Desert of Dreams - Experience the Thar Desert Pakistan
The Thar Desert also known as the Great Indian Desertand Marusthali (Land of the dead) is a large, arid region in the northwestern part of the Indian subcontinent and forms a natural boundary running along the border between India and Pakistan. With an area of more than 200,000 km2 (77,000 sq mi), within the Indian state of Rajasthan, covering the districts of Jaisalmer, Barmer, Bikaner and Jodhpur, and some region of the states of Punjab,Haryana and Gujarat. It is the world's 9th largest subtropical desert.
Location and description
Thar Desert extends from the Sutlej River, surrounded by the Aravali range on the east, on the south by the salt marsh known as theGreat Rann of Kutch (parts of which are sometimes included in the Thar), and on the west by the Indus River. Its boundary to the large thorny steppe to the north is ill-defined. It lies mostly in the Indian state of Rajasthan, and extends into the southern portion of Haryanaand Punjab states and into northern Gujarat state.
Physiography and geology
The Thar Desert slopes imperceptibly towards the Indus Plain and surface unevenness is mainly due to sand dunes. The dunes in the south are higher, rising sometimes to 152 m whereas in the north they are lower and rise to 16 m above the ground level.
The Aravalli forms the main landmark to the south-east of Thar Desert.
Desert soil - The soils of the Arid Zone are generally sandy to sandy-loam in texture. The consistency and depth vary according to the topographical features. The low-lying loams are heavier and may have a hard pan. Some of these soils contain a high percentage of soluble salts in the lower horizons, turning water in the wells poisonous.
The origin of the Thar Desert is a controversial subject. Some consider it to be 4000 to 10,000 years old, whereas others state that aridity started in this region much earlier. Another theory states that area turned to desert relatively recently: perhaps around 2000 - 1500 BC. Around this time the Ghaggar-Hakra ceased to be a major river. It now terminates in the desert but at one time was a water source for the Indus Valley Civilization centre of Mohenjo-daro. It has been observed through remote sensing techniques that Late Quaternary climatic changes and neotectonics have played a significant role in modifying the drainage courses in this part and a large number of palaeochannels exist.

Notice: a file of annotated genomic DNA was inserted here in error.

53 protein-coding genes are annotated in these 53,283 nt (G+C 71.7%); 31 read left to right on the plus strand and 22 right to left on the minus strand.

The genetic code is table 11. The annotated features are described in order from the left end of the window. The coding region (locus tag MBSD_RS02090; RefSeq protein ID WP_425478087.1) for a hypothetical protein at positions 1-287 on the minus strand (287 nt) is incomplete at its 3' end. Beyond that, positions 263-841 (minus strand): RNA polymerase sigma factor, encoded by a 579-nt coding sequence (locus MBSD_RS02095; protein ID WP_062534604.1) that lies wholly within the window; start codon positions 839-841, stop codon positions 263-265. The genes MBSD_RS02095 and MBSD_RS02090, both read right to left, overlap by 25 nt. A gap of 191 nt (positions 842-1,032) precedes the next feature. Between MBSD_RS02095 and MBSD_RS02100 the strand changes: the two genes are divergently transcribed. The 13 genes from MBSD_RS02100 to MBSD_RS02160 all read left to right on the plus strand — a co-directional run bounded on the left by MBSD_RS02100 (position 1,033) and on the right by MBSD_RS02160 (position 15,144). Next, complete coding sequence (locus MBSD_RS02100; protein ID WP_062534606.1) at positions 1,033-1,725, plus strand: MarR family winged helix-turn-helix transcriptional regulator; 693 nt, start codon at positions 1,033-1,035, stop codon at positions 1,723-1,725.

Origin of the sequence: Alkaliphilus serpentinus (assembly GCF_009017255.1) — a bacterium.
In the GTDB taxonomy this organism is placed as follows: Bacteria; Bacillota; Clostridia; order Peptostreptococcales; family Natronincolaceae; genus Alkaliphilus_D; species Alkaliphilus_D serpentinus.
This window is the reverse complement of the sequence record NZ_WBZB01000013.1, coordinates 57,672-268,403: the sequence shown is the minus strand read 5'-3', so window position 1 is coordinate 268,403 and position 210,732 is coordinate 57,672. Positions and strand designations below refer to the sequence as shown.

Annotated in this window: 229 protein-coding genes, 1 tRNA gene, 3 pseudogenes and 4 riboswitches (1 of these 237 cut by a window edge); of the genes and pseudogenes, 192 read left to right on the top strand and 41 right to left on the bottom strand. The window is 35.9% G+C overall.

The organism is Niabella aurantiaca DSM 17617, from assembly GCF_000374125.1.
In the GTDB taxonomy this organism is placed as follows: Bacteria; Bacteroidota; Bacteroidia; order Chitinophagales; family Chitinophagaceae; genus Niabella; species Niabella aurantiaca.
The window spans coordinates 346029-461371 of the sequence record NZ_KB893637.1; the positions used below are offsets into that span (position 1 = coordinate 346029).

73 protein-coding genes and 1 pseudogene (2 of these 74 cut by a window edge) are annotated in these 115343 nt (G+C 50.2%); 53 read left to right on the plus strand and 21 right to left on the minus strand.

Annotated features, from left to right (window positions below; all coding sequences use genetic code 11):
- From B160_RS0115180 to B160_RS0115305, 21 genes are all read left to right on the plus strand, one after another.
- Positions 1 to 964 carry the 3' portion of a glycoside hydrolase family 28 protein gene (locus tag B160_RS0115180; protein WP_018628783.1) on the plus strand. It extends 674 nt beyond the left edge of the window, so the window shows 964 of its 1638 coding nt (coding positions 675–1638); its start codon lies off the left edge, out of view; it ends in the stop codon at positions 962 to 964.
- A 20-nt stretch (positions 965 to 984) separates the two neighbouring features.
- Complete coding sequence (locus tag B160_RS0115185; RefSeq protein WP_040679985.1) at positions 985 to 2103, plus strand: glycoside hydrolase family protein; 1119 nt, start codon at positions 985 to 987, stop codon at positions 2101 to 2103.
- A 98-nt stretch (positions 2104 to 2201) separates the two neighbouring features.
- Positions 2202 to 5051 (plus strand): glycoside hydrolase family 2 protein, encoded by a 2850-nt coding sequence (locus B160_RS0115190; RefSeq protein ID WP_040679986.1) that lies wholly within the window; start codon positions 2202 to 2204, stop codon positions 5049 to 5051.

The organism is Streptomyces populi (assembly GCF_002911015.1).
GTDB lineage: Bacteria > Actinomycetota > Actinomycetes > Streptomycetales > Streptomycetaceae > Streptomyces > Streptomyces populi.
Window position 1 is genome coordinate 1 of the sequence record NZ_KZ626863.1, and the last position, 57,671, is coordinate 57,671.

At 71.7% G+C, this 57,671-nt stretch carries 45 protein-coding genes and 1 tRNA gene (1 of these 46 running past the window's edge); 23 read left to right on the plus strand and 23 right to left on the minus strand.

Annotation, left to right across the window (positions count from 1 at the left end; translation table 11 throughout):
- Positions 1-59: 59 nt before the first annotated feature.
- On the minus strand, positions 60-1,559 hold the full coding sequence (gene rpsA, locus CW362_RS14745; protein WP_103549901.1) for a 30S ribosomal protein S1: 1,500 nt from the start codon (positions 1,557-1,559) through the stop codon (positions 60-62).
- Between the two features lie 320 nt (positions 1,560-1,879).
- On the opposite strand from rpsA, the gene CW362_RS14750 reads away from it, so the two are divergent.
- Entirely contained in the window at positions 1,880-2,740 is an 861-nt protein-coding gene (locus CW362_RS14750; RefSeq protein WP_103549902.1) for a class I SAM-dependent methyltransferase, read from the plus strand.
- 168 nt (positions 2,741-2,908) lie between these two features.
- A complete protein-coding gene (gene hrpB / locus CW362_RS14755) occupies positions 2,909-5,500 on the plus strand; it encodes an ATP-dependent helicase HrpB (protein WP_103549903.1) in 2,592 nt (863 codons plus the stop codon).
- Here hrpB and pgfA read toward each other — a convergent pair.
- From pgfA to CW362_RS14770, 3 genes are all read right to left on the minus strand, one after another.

Most studies did not share the opinion that the palaeochannels of the Sarasvati River coincide with the bed of the present-day Ghaggar and believe that the Sutlej along with theYamuna once flowed into the present riverbed. It has been postulated that the Sutlej was the main tributary of the Ghaggar and that subsequently the tectonic movements might have forced the Sutlej westwards, the Yamuna eastwards and thus dried up the Ghaggar-Hakra.
Studies on Kalibangan in the desert region by Robert Raikes indicate that it was abandoned because the river dried up. Prof. B. B. Lal (retd. Director General of Archaeological Survey of India) supports this view by asserting: "Radiocarbon dating indicates that the Mature Harappan settlement at Kalibangan had to be abandoned around 2000-1900 BCE. And, as the hydrological evidence indicates, this abandonment took place on account of the drying up of the Ghaggar-Hakra. This latter part is duly established by the work of Raikes, an Italian hydrologist, and of his Indian collaborators".